Let’s talk Nature and Culture!

Some people like to say that if you spend all your time outdoors, playing in nature, then you have no culture.  But as a friend once responded to that criticism: “We have lots of culture.  We raise fish, that’s aquaculture!  And we grow trees, that’s silviculture!”

But nature and culture also blend in the true meaning of culture—the pursuit of the arts, music, painting, and literature.  November is a great month to emphasize this, because several outstanding examples occurred in nature.

November 1, for example, is the day on which renowned photographer Ansel Adams snapped his most famous photograph—“Moonrise over Hernandez, New Mexico.” (learn more about the photograph here)  That photo is a perfect example of Adams’ quote about his photography:  “Sometimes I do get to place just when God’s ready to have somebody click the shutter.” (learn more about Ansel Adams here).

Ansel Adams

The month ends with the birthday of another lover of nature, Mark Twain, born on November 30.  Mark Twain’s writings are inexorably intertwined with nature, as were most of his life’s adventures.  He reveled in the coming and going of nature’s rhythms, saying, “To one in sympathy with nature, each season, in its turn, seems the loveliest.” (learn more about Mark Twain here).

November 22 is a special day for nature’s music as well.  On the day, Ferde Grofe’s Grand Canyon Suite premiered in 1931.  This musical piece is the apex of Grofe’s many tributes to nature in his compositions.  His inspiration was a camping trip at the canyon when he experienced the slow awakening of the landscape at dawn. (learn about Grofe’s work here). 

Poetry finds its way into November’s recognition with the birthday of William Cullen Bryant on the 3rd in 1794.  Bryant is the ultimate “romantic poet,” finding inspiration in the beauty of nature.  He walked many miles every day, letting nature absorb his senses and thoughts.  His paean To a Waterfowl is generally considered the most beautiful poem ever written. (learn more about Bryant here).

Although not listed in the calendar, November 9th is National Visit an Art Museum Day.  So, if the weather leaves you housebound some day this month, why not head to your local art museum and look for nature there.  You’ll be sure to find it!

This Month in Conservation

April 1
Wangari Maathai, Kenyan Conservationist, Born (1940)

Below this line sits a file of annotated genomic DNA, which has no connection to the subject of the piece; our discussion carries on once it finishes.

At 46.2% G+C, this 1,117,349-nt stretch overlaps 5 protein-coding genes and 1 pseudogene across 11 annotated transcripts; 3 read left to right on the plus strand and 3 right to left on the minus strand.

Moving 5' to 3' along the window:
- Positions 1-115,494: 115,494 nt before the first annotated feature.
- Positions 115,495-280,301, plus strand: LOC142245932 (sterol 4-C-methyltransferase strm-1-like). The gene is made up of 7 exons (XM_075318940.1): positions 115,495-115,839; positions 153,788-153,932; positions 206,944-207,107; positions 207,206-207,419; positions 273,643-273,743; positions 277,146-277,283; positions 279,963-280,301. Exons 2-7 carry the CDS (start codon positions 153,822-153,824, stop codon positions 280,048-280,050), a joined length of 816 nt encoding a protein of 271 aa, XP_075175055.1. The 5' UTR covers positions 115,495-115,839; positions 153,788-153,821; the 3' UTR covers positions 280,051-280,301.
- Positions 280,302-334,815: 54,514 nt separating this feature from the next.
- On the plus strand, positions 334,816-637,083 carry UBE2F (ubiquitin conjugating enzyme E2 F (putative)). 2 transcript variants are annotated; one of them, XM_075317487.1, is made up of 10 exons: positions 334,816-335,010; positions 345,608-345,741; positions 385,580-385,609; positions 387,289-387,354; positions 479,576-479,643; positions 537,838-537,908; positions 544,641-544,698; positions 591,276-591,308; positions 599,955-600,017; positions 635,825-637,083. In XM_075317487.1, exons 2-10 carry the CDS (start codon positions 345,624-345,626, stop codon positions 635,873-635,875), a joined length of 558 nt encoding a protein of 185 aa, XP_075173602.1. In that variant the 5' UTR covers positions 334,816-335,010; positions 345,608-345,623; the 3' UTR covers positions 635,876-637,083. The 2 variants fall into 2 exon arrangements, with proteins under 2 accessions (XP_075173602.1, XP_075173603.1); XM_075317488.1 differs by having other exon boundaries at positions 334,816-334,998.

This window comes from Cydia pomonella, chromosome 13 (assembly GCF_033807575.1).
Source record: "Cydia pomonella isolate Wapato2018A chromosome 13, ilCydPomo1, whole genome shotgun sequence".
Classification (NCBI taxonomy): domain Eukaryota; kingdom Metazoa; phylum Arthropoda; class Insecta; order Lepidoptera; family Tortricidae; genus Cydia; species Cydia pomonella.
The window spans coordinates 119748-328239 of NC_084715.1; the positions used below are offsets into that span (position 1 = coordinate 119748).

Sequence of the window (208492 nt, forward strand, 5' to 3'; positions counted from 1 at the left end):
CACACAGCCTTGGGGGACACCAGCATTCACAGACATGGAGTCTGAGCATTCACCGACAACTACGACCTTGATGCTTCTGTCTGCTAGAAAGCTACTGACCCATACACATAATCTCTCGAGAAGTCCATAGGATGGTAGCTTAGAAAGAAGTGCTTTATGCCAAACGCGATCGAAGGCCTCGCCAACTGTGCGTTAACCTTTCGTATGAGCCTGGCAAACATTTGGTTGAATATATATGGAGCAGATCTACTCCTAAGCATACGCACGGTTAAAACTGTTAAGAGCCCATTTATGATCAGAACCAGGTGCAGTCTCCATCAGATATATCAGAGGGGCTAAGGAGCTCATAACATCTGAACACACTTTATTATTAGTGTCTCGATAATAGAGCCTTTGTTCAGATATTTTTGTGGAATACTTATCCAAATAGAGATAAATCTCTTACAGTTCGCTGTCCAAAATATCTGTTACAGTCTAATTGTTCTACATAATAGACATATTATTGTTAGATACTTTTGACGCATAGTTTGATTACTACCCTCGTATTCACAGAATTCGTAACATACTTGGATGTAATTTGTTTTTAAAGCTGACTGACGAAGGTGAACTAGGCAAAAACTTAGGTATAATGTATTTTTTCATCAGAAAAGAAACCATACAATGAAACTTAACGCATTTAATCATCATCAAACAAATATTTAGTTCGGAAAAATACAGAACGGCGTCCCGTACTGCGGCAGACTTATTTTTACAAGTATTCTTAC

April 2
Maria Sibylla Merian, German Entomologist, Born (1647)
April 3
Jane Goodall, Chimpanzee Researcher, Born (1934)
April 4
“The Good Life” Begins Airing (1975)
April 5
Civilian Conservation Corps (CCC) Created (1933)
April 6
American Museum of Natural History Founded (1869)
April 7
World Health Day
April 8
A Tribute to the Endangered Species Act
April 9
Jim Fowler, “Wild Kingdom” Co-host, Born (1932)
April 10
Arbor Day First Celebrated (1872)
April 11
Ian Redmond, Primatologist, Born (1954)
April 12
Arches National Monument Created (1929)
April 13
First Elephant Arrives in U.S. (1796)
April 14
Black Sunday Dust Storm (1935)
April 15
Nikolaas Tinbergen, Animal Behaviorist, Born (1907)
April 16
Ling-Ling and Hsing-Hsing Arrive in U.S. (1972)
April 17
Ford Mustang Introduced (1964)
April 18
Natural History Museum, London, Opened (1881)
April 19
E. Lucy Braun, Plant Ecologist, Born (1889)
April 20
Gro Harlem Brundtland, Godmother of Sustainable Development, Born (1939)
April 21
John Muir, Father of American Conservation, Born (1838)
April 22
The First Earth Day (1970)
April 23
World Book Day
April 24
Tomitaro Makino, Father of Japanese Botany, Born (1862)
April 25
Theodore Roosevelt National Park Established (1947)
April 26
John James Audubon Born (1785)
April 27
Soil Conservation Service Created (1935)
April 28
Chernobyl Nuclear Accident Announced (1986)
April 29
Dancing with Nature’s Stars
April 29
Emmeline Moore, Pioneering Fisheries Scientist, Born (1872)
April 30
First State Hunting License Fee Enacted (1864)
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